Intermediate Macro Student`s



Throughoutthe world, one major challenge every government grapples with is thestability of its economy. Whereas, governments are tasked withensuring respective countries` economies improve, it is factual tostate that there are external factors that influence it. Forinstance, the business-stability or lack of it thereof will seeemployment status either go up or decrease. Additionally, consumerspending is an imperative to every economy as it enables thecirculation of money to various businesses thus improving it. In thisessay, the focus dwells on the consumer-spending and auto sales inUnited States as it relates to the economy.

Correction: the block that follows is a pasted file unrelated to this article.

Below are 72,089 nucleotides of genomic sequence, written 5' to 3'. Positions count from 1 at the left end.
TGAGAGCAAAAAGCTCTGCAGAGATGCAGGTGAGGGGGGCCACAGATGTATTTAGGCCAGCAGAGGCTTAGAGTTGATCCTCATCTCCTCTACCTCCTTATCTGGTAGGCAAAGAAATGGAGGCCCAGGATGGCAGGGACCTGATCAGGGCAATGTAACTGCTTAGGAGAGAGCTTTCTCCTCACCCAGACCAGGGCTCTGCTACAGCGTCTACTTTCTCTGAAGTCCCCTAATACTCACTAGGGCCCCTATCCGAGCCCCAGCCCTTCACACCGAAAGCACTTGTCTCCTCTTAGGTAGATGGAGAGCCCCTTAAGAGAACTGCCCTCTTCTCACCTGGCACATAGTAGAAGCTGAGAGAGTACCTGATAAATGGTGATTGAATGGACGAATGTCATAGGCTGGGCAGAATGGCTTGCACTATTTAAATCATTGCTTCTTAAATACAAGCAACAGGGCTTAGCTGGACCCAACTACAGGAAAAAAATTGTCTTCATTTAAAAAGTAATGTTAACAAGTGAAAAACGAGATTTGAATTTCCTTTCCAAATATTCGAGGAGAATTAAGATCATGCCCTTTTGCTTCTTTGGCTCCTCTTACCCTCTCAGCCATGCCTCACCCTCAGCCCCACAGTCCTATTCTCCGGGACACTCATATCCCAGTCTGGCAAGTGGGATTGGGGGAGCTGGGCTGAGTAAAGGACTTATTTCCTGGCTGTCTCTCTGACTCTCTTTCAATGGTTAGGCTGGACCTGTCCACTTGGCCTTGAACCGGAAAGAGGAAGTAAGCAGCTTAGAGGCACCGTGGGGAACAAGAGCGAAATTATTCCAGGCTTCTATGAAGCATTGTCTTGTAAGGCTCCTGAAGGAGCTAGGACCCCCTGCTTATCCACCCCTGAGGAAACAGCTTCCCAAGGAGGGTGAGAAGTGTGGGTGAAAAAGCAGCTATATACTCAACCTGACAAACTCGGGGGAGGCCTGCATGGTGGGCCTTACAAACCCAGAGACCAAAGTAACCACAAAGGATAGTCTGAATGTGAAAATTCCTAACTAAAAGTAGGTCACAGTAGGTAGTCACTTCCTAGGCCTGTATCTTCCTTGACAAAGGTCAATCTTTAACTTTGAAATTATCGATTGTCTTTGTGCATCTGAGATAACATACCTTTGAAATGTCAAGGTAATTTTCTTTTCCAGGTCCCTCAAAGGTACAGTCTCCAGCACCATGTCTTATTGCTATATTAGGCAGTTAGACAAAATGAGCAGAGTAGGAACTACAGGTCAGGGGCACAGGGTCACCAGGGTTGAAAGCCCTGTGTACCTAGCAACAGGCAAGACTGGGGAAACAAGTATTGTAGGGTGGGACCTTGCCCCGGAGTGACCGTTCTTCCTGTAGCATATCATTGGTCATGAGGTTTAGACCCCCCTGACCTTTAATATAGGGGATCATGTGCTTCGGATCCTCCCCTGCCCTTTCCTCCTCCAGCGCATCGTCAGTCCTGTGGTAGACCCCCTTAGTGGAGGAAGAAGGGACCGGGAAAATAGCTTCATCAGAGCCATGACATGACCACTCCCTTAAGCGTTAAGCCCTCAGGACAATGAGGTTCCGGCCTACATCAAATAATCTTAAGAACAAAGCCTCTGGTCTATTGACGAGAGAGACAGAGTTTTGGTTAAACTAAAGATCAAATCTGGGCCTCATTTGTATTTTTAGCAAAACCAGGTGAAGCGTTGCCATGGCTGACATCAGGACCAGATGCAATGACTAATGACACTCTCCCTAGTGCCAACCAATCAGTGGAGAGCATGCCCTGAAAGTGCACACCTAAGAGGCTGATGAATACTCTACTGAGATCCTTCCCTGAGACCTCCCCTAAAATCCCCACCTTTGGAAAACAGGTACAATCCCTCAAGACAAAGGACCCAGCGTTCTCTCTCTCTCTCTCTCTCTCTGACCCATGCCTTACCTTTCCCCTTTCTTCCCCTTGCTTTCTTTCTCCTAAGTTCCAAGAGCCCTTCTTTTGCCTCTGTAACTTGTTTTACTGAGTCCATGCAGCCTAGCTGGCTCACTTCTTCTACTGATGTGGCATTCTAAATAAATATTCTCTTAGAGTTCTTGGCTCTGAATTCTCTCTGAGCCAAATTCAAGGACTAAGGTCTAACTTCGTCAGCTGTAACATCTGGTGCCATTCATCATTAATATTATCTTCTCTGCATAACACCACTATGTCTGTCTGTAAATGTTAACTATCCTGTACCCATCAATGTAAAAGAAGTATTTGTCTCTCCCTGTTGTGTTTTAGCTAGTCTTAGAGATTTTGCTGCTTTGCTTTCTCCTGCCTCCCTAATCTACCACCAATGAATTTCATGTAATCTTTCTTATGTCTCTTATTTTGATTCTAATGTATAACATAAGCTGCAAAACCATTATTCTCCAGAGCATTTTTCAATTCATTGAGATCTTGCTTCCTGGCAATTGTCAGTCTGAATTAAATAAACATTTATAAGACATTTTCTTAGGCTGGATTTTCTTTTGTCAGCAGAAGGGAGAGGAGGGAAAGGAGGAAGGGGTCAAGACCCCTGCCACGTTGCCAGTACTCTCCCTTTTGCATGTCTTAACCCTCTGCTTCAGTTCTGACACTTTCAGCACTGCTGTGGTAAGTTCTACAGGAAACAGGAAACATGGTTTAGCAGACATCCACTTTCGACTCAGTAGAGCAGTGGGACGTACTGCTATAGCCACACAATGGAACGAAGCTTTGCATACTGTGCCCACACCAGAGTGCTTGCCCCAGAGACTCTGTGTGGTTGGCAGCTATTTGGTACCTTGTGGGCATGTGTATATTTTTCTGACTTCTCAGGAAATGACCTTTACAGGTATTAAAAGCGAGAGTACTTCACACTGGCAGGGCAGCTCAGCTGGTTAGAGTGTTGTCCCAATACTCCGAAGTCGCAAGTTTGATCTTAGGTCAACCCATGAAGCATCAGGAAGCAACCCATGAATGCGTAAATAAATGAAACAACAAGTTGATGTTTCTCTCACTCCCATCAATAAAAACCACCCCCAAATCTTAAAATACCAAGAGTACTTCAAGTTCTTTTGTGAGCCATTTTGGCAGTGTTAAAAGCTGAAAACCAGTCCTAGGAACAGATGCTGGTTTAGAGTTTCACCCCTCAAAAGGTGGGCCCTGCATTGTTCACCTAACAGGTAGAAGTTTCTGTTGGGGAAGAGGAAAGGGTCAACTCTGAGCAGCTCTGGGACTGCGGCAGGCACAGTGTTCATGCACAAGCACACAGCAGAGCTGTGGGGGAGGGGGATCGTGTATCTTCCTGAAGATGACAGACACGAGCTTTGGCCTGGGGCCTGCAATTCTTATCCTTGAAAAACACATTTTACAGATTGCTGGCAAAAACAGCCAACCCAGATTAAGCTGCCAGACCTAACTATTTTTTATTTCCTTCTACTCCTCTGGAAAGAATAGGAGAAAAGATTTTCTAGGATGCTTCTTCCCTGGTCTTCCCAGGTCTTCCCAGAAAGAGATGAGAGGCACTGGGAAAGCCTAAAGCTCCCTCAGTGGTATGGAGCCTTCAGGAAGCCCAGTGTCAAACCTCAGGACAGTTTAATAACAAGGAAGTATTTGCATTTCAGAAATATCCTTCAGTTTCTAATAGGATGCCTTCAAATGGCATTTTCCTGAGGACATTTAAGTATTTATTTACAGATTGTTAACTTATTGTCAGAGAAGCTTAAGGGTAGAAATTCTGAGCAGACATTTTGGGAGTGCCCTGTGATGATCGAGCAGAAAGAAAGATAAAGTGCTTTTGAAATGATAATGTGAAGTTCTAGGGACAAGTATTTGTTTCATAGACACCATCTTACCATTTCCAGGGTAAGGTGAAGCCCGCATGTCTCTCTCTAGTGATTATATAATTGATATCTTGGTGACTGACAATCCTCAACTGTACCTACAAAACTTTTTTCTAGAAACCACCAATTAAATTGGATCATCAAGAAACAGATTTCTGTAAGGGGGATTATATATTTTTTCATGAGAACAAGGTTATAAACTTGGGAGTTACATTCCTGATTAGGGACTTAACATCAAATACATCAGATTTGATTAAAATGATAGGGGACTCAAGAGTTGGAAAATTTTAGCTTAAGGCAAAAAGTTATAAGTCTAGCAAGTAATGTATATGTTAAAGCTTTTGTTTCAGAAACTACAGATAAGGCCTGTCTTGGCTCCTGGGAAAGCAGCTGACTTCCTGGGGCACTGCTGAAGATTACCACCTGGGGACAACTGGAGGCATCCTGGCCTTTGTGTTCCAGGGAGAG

Inan economy, consumers play a pivotal role in its growth ordeterioration, for that matter. Typically, consumers buy goods suchas cars, food and other commodities economists refer to this asconsumer spending. Whenever the government seeks to balance theeconomy, one thing it encourages is the level of spending exhibitedby the consumers. Usually, this is done by reducing tax and in somecases releasing a lump sum which consequently sees more spending on avariety ofproducts. When the spending is on the rise, business peopleare sometimes able to pay employees better salaries thus improvingtheir lives.


Inthe US, the sale of automobiles is a major determinant of the economyand many manufacturers send the sales report to the Department ofCommerce. Then, the department releases the monthly report in aboutfive days – after submission- and this enables the economists tounderstand the consumer spending and demand on vehicles. In thelightof this, choosing consumer-spending and auto-sales is a perfect matchfor this paper as it reflects a lot about the US consumers. Firstly,if the consumers spend higher on cars, it could be argued that manyare financially stable.